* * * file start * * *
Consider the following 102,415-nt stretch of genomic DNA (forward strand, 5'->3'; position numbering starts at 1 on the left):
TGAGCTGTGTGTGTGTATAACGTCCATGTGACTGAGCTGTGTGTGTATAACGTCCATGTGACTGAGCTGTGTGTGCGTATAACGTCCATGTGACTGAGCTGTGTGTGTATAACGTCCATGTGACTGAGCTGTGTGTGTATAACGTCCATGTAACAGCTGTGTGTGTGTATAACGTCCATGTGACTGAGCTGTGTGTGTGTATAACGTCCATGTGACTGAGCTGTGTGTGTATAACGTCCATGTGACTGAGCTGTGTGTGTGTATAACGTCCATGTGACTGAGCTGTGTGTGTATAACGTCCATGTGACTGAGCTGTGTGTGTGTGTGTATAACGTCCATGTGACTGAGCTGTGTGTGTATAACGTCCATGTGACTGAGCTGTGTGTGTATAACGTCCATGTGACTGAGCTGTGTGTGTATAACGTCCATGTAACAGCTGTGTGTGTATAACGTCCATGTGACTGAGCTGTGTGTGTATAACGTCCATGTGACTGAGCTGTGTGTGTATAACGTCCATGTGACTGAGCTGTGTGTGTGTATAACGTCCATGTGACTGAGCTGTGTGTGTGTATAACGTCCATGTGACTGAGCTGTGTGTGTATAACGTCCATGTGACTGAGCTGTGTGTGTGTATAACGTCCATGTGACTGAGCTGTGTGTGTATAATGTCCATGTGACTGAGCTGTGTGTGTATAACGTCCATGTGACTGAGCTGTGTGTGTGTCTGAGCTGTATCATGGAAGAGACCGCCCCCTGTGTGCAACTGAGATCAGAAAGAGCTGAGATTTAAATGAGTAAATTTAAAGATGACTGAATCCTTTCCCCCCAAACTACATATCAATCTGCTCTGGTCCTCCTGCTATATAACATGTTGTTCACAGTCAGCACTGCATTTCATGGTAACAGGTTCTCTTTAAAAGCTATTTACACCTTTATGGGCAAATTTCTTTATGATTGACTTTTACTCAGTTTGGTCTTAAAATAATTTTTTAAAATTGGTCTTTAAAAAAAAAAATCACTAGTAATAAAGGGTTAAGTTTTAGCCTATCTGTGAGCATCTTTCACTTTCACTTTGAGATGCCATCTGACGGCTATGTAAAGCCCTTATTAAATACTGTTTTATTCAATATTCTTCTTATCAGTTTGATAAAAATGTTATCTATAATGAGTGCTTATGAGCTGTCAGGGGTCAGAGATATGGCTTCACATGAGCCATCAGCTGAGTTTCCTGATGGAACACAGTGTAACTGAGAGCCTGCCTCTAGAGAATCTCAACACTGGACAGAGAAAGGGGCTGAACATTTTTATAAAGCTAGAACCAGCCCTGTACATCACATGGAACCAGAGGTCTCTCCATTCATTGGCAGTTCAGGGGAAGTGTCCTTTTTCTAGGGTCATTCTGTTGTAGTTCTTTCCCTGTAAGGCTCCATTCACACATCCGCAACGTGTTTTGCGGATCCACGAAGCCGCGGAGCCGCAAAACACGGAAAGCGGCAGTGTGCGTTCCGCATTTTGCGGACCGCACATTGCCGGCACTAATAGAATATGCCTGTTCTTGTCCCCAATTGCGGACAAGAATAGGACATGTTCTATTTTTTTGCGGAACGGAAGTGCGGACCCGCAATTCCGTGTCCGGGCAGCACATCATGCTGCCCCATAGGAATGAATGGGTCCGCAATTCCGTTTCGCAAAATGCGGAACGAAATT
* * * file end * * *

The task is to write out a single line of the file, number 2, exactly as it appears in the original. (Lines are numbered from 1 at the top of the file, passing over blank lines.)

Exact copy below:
TGAGCTGTGTGTGTGTATAACGTCCATGTGACTGAGCTGTGTGTGTATAACGTCCATGTGACTGAGCTGTGTGTGCGTATAACGTCCATGTGACTGAGCTGTGTGTGTATAACGTCCATGTGACTGAGCTGTGTGTGTATAACGTCCATGTAACAGCTGTGTGTGTGTATAACGTCCATGTGACTGAGCTGTGTGTGTGTATAACGTCCATGTGACTGAGCTGTGTGTGTATAACGTCCATGTGACTGAGCTGTGTGTGTGTATAACGTCCATGTGACTGAGCTGTGTGTGTATAACGTCCATGTGACTGAGCTGTGTGTGTGTGTGTATAACGTCCATGTGACTGAGCTGTGTGTGTATAACGTCCATGTGACTGAGCTGTGTGTGTATAACGTCCATGTGACTGAGCTGTGTGTGTATAACGTCCATGTAACAGCTGTGTGTGTATAACGTCCATGTGACTGAGCTGTGTGTGTATAACGTCCATGTGACTGAGCTGTGTGTGTATAACGTCCATGTGACTGAGCTGTGTGTGTGTATAACGTCCATGTGACTGAGCTGTGTGTGTGTATAACGTCCATGTGACTGAGCTGTGTGTGTATAACGTCCATGTGACTGAGCTGTGTGTGTGTATAACGTCCATGTGACTGAGCTGTGTGTGTATAATGTCCATGTGACTGAGCTGTGTGTGTATAACGTCCATGTGACTGAGCTGTGTGTGTGTCTGAGCTGTATCATGGAAGAGACCGCCCCCTGTGTGCAACTGAGATCAGAAAGAGCTGAGATTTAAATGAGTAAATTTAAAGATGACTGAATCCTTTCCCCCCAAACTACATATCAATCTGCTCTGGTCCTCCTGCTATATAACATGTTGTTCACAGTCAGCACTGCATTTCATGGTAACAGGTTCTCTTTAAAAGCTATTTACACCTTTATGGGCAAATTTCTTTATGATTGACTTTTACTCAGTTTGGTCTTAAAATAATTTTTTAAAATTGGTCTTTAAAAAAAAAAATCACTAGTAATAAAGGGTTAAGTTTTAGCCTATCTGTGAGCATCTTTCACTTTCACTTTGAGATGCCATCTGACGGCTATGTAAAGCCCTTATTAAATACTGTTTTATTCAATATTCTTCTTATCAGTTTGATAAAAATGTTATCTATAATGAGTGCTTATGAGCTGTCAGGGGTCAGAGATATGGCTTCACATGAGCCATCAGCTGAGTTTCCTGATGGAACACAGTGTAACTGAGAGCCTGCCTCTAGAGAATCTCAACACTGGACAGAGAAAGGGGCTGAACATTTTTATAAAGCTAGAACCAGCCCTGTACATCACATGGAACCAGAGGTCTCTCCATTCATTGGCAGTTCAGGGGAAGTGTCCTTTTTCTAGGGTCATTCTGTTGTAGTTCTTTCCCTGTAAGGCTCCATTCACACATCCGCAACGTGTTTTGCGGATCCACGAAGCCGCGGAGCCGCAAAACACGGAAAGCGGCAGTGTGCGTTCCGCATTTTGCGGACCGCACATTGCCGGCACTAATAGAATATGCCTGTTCTTGTCCCCAATTGCGGACAAGAATAGGACATGTTCTATTTTTTTGCGGAACGGAAGTGCGGACCCGCAATTCCGTGTCCGGGCAGCACATCATGCTGCCCCATAGGAATGAATGGGTCCGCAATTCCGTTTCGCAAAATGCGGAACGAAATT